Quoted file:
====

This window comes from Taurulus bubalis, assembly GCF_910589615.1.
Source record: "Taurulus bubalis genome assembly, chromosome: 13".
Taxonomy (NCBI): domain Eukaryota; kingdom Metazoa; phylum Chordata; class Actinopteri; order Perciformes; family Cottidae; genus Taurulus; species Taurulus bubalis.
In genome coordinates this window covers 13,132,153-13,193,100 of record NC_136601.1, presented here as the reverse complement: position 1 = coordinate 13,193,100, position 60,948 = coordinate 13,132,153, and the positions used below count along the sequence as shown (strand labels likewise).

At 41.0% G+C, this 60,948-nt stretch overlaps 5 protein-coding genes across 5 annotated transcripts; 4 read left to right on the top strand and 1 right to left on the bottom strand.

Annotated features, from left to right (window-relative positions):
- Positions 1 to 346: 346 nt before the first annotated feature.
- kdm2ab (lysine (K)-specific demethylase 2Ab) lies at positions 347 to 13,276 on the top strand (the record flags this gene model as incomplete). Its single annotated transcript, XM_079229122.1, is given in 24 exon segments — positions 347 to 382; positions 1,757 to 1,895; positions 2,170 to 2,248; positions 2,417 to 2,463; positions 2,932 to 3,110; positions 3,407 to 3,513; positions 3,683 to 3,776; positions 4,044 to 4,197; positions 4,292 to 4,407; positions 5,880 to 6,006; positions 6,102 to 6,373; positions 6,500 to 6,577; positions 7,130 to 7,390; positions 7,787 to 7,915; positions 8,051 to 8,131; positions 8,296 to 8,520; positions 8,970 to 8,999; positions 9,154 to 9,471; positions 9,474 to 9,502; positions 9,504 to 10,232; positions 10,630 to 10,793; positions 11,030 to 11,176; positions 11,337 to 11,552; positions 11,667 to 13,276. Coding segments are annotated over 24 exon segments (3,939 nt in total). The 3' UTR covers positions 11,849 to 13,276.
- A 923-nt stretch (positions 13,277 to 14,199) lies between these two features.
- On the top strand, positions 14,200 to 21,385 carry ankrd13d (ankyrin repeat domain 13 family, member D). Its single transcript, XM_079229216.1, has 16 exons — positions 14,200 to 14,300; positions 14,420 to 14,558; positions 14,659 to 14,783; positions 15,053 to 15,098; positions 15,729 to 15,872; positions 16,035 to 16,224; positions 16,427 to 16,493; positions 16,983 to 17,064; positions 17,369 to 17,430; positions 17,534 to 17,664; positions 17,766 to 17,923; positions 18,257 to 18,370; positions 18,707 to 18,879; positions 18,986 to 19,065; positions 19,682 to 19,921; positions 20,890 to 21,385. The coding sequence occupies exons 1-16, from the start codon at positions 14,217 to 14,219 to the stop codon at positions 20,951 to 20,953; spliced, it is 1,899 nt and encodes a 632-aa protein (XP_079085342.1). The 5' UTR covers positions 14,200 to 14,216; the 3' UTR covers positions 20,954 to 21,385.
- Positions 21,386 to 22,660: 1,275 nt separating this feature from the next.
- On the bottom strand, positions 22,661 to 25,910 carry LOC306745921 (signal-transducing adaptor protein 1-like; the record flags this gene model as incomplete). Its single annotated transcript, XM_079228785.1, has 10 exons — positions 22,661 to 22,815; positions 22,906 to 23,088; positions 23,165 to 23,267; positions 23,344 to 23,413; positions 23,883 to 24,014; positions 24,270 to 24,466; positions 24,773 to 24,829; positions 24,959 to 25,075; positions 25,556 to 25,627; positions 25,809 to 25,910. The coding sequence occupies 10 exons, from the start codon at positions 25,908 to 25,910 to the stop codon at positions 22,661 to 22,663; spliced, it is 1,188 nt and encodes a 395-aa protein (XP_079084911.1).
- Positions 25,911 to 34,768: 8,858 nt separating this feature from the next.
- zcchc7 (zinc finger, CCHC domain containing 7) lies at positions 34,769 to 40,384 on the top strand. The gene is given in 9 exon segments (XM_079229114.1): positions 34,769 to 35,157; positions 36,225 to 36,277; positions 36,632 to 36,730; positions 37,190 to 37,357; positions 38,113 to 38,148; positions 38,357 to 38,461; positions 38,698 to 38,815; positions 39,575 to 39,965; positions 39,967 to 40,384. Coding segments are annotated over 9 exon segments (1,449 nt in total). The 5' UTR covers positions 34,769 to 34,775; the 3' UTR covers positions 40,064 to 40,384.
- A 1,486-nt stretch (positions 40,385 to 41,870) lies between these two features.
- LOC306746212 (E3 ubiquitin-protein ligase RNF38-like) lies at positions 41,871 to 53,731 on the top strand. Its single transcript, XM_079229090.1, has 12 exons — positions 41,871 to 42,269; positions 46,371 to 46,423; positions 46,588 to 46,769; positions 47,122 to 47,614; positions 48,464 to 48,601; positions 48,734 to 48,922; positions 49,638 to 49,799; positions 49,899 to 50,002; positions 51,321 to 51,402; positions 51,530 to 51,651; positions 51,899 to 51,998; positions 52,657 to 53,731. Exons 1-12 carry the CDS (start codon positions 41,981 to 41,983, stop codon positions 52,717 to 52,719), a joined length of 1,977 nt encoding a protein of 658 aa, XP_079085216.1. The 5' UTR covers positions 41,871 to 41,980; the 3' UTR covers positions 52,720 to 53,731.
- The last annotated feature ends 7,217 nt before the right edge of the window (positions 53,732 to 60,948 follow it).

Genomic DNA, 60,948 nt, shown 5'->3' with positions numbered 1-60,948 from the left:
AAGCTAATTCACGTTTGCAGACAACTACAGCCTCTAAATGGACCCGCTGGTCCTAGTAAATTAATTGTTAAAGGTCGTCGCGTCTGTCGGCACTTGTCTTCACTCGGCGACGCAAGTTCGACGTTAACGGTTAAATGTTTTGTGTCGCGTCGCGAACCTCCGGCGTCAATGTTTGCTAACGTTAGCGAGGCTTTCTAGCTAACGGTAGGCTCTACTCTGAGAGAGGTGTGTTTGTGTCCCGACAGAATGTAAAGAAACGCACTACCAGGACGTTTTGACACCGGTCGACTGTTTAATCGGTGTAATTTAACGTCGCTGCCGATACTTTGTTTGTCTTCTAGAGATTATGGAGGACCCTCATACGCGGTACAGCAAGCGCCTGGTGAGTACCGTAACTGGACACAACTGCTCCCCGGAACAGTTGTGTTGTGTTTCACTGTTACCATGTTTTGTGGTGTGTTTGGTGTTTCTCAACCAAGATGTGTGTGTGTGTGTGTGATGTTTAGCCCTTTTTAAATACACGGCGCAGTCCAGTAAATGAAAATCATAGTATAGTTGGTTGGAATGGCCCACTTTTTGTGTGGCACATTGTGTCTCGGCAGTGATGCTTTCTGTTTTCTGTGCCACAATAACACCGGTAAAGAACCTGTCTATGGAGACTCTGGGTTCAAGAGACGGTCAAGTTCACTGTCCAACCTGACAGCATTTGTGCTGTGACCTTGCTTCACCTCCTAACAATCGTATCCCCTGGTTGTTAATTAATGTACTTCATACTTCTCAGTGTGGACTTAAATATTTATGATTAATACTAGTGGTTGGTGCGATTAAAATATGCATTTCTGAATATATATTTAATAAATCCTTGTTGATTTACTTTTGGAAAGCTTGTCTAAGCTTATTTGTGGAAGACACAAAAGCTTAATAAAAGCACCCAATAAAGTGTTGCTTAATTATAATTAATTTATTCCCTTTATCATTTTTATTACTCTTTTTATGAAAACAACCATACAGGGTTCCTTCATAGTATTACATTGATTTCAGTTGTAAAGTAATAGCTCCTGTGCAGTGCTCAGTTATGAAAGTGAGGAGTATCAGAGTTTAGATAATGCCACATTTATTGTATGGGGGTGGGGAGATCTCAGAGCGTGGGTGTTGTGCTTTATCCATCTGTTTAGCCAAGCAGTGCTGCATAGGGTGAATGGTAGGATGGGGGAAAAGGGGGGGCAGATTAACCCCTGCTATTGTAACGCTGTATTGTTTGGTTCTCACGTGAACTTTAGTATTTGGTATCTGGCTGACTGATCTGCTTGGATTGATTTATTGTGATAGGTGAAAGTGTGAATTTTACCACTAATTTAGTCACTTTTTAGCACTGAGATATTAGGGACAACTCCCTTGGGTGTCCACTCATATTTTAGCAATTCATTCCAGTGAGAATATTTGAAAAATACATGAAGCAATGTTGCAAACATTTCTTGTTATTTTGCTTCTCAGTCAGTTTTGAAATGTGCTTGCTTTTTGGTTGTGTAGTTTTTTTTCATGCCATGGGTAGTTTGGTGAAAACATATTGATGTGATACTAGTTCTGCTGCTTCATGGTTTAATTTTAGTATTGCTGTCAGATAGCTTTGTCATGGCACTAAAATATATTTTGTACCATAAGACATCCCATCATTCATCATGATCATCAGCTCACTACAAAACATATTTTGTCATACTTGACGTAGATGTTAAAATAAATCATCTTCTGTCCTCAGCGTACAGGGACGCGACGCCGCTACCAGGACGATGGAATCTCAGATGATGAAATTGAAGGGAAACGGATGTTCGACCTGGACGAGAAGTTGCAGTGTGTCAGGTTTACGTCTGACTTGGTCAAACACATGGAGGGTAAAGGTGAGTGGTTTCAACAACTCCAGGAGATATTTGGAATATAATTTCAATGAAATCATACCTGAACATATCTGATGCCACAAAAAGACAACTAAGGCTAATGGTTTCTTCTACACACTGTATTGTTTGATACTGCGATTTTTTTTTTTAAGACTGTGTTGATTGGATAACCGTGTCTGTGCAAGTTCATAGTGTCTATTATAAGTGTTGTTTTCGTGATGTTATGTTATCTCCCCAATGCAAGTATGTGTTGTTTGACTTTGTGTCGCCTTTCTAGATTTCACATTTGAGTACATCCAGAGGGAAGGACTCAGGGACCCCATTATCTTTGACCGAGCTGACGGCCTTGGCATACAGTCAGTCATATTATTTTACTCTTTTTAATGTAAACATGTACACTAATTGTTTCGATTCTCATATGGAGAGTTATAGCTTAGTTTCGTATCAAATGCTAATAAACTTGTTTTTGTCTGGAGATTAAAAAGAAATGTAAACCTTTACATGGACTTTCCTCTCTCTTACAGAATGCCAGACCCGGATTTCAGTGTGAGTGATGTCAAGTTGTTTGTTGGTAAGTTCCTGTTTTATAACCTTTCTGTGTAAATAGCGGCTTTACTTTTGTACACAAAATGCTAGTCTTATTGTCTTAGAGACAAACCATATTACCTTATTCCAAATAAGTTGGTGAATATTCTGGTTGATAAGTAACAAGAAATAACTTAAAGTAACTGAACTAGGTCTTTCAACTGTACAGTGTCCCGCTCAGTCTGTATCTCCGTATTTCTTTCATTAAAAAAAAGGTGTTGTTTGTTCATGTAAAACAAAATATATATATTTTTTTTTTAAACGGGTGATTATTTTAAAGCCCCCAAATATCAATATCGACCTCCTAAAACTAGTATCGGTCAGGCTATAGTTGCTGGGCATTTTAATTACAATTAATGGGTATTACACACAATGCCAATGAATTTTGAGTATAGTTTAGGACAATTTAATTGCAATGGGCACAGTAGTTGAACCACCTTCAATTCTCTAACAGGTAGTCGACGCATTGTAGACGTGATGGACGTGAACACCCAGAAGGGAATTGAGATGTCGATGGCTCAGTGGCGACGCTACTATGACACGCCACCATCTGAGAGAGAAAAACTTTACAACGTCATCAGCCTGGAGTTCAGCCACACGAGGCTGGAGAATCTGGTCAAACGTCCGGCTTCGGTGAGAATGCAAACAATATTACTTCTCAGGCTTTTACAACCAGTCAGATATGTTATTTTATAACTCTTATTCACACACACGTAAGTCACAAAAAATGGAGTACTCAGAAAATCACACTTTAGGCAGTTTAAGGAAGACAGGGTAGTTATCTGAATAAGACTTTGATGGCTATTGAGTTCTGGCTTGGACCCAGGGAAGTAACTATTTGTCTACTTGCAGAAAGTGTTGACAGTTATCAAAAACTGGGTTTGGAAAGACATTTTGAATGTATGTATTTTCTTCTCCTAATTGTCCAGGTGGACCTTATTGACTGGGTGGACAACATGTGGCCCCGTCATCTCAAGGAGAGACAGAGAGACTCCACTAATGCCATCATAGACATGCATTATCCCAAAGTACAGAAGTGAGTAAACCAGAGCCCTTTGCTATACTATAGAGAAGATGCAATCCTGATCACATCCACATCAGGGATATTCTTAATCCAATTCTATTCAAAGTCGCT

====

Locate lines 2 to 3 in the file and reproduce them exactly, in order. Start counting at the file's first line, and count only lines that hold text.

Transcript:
Source record: "Taurulus bubalis genome assembly, chromosome: 13".
Taxonomy (NCBI): domain Eukaryota; kingdom Metazoa; phylum Chordata; class Actinopteri; order Perciformes; family Cottidae; genus Taurulus; species Taurulus bubalis.